Indicator Exploration for Cancers in Women with Neurofibromatosis Type 1 - A Multi-Centre Retrospective StudyXia Wang1*, Renee N. Tousignant2, Albert M. Levin3, Bethany Niell4, Jaishri O. Blakeley5, Maria T. Acosta6 and Bruce R. Korf7
- *Corresponding Author:
- Xia Wang
Genetics, Moffitt Cancer Center, 10920 N. McKinley Drive
Moffitt Outpatient Center, Rm 5101, Tampa, FL 33612, USA
Tel: +1 813-745-1965
Fax: +1 813-745-5445
E-mail: [email protected]
Received date: Feb 27, 2016; Accepted date: Mar 17, 2016; Published date: Mar 24, 2016
Citation: Wang X, Tousignant RN, Levin AM, Niell B, Blakeley JO, et al. (2016) Indicator Exploration for Cancers in Women with Neurofibromatosis Type 1 - A Multi-Centre Retrospective Study. J Genet Syndr Gene Ther 7:292. doi:10.4172/2157-7412.1000292
Copyright: © 2016 Wang X, et al., This is an open-access article distributed under the terms of the Creative Commons Attribution License, which permits unrestricted use, distribution, and reproduction in any medium, provided the original author and source are credited.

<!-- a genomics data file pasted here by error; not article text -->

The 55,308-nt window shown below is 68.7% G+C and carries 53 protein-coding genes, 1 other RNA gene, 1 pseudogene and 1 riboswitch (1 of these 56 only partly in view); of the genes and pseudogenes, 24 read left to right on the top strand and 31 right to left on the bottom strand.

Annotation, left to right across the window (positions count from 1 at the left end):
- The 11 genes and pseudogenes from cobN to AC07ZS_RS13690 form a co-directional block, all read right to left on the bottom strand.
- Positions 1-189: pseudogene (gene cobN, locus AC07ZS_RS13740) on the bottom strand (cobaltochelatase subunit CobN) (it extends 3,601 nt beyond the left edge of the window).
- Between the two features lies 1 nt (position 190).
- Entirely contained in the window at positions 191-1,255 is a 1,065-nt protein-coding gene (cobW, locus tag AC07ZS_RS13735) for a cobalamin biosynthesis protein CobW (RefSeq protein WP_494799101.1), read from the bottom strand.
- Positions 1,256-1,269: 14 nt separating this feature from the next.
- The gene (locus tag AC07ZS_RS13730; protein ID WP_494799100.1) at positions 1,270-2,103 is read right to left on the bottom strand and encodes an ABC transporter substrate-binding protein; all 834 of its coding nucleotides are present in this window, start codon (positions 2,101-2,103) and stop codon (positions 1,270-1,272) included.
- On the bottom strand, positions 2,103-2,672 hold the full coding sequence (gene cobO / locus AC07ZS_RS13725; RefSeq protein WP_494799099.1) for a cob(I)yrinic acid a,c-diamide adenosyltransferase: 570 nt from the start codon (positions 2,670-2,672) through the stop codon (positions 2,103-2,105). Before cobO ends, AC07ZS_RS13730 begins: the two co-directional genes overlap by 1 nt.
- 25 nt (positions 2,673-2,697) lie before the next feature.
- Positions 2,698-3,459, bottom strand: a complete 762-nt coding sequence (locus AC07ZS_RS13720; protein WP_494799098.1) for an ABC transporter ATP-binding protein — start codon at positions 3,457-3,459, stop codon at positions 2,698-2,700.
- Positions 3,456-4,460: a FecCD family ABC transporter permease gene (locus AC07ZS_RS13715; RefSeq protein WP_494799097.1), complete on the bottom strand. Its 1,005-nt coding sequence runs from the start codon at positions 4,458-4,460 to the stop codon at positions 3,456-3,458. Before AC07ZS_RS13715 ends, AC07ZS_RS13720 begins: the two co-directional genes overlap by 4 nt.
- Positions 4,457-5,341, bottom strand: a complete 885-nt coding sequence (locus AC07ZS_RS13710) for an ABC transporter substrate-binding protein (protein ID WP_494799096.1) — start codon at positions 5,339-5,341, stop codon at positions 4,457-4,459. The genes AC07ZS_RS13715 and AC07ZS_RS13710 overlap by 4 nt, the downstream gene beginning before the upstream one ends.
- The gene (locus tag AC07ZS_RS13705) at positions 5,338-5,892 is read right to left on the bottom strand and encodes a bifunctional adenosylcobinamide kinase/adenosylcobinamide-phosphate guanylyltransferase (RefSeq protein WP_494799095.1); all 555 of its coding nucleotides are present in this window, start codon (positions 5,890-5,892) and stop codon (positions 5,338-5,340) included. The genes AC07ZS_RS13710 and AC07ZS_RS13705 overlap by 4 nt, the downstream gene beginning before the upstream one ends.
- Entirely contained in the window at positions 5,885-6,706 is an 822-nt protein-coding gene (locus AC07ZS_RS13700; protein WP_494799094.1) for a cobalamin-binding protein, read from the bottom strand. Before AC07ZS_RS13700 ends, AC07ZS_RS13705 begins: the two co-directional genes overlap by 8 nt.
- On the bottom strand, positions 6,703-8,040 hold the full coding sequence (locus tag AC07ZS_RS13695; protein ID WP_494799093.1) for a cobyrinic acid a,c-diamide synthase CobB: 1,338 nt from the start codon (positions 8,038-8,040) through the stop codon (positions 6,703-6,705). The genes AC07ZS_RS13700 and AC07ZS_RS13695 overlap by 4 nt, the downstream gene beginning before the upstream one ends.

Objective: Neurofibromatosis type 1 (NF1) is a complex hereditary syndrome with multi-systemic involvement and propensity to develop a variety of tumors. Despite the increased risk for malignant neoplasms and shortened life-span, there is no targeted cancer surveillance strategy. Clinical features of NF1 and family history may be associated with occurrence of certain neoplasms and serve as indicators for targeted surveillance. Methods: This multi-centre retrospective study reviewed the records of 423 women with NF1. The associations between neoplasms, clinical features and family history were analyzed. Results: The occurrence of breast cancers is positively associated (p = 0.004) with family history of any cancers, 9.6% (12/125) with family history vs. 2.7% (8/298) without. An association between NF1 clinical phenotypes (i.e. dermal neurofibroma burden) and cancer was not observed. However, the rate of malignant peripheral sheath tumor (MPNST) was significantly higher (p = 0.049) in women with plexiform neurofibroma (PN) than women without, 7.9% (11/139) vs. 3.14% (7/223). Women with learning disabilities have a higher rate (p = 0.019) of central nervous system (CNS) tumors including optic glioma (OPG) than women without, 22.2% (20/90) vs.11.2% (21/187). European Americans (EAs) are significantly more likely (p = 0.002) to develop CNS tumors (21.2%, 41/193) than African Americans (AAs) (6.8%, 6/88). Conclusion: Family history of any cancers, preexisting PN, learning disability and EA ancestry is linked to higher risk of breast cancer, MPNST, and CNS tumors/OPG, respectively.